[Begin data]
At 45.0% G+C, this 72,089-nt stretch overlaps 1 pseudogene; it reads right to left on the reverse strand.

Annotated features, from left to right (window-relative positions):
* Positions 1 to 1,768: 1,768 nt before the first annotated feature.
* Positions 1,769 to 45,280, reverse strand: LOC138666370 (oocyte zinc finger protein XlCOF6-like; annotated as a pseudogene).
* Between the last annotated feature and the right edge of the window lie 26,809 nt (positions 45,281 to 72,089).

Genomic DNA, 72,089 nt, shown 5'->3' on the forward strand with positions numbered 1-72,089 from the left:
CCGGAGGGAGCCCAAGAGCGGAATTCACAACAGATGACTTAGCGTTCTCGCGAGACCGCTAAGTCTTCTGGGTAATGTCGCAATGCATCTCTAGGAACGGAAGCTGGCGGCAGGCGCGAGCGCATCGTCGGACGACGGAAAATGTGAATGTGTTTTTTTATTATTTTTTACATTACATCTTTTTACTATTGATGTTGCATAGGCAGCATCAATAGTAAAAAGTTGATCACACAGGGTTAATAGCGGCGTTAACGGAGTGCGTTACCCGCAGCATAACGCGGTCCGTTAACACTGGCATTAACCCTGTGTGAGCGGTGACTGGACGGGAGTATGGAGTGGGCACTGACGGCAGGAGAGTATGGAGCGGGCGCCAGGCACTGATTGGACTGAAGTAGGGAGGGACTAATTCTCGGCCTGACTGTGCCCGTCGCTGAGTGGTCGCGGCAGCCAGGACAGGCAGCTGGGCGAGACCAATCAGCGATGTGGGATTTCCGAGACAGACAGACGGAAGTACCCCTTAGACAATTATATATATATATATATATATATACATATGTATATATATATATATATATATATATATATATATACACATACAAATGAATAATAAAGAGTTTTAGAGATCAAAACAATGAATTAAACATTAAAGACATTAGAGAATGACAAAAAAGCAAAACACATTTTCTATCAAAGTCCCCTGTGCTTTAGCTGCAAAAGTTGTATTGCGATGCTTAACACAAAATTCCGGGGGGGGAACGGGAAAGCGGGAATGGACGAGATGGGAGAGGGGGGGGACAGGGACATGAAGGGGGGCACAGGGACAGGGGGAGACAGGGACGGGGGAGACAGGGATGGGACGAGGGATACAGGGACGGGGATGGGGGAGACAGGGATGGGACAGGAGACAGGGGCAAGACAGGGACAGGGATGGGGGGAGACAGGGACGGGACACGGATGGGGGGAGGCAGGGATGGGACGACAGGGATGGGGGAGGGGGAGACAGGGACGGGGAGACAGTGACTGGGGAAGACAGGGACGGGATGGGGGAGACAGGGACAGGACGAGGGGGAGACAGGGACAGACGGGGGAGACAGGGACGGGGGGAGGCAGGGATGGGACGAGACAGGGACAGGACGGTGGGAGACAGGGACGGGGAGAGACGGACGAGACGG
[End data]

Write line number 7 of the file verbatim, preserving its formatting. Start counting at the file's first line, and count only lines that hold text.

CCGGAGGGAGCCCAAGAGCGGAATTCACAACAGATGACTTAGCGTTCTCGCGAGACCGCTAAGTCTTCTGGGTAATGTCGCAATGCATCTCTAGGAACGGAAGCTGGCGGCAGGCGCGAGCGCATCGTCGGACGACGGAAAATGTGAATGTGTTTTTTTATTATTTTTTACATTACATCTTTTTACTATTGATGTTGCATAGGCAGCATCAATAGTAAAAAGTTGATCACACAGGGTTAATAGCGGCGTTAACGGAGTGCGTTACCCGCAGCATAACGCGGTCCGTTAACACTGGCATTAACCCTGTGTGAGCGGTGACTGGACGGGAGTATGGAGTGGGCACTGACGGCAGGAGAGTATGGAGCGGGCGCCAGGCACTGATTGGACTGAAGTAGGGAGGGACTAATTCTCGGCCTGACTGTGCCCGTCGCTGAGTGGTCGCGGCAGCCAGGACAGGCAGCTGGGCGAGACCAATCAGCGATGTGGGATTTCCGAGACAGACAGACGGAAGTACCCCTTAGACAATTATATATATATATATATATATATACATATGTATATATATATATATATATATATATATATATATACACATACAAATGAATAATAAAGAGTTTTAGAGATCAAAACAATGAATTAAACATTAAAGACATTAGAGAATGACAAAAAAGCAAAACACATTTTCTATCAAAGTCCCCTGTGCTTTAGCTGCAAAAGTTGTATTGCGATGCTTAACACAAAATTCCGGGGGGGGAACGGGAAAGCGGGAATGGACGAGATGGGAGAGGGGGGGGACAGGGACATGAAGGGGGGCACAGGGACAGGGGGAGACAGGGACGGGGGAGACAGGGATGGGACGAGGGATACAGGGACGGGGATGGGGGAGACAGGGATGGGACAGGAGACAGGGGCAAGACAGGGACAGGGATGGGGGGAGACAGGGACGGGACACGGATGGGGGGAGGCAGGGATGGGACGACAGGGATGGGGGAGGGGGAGACAGGGACGGGGAGACAGTGACTGGGGAAGACAGGGACGGGATGGGGGAGACAGGGACAGGACGAGGGGGAGACAGGGACAGACGGGGGAGACAGGGACGGGGGGAGGCAGGGATGGGACGAGACAGGGACAGGACGGTGGGAGACAGGGACGGGGAGAGACGGACGAGACGG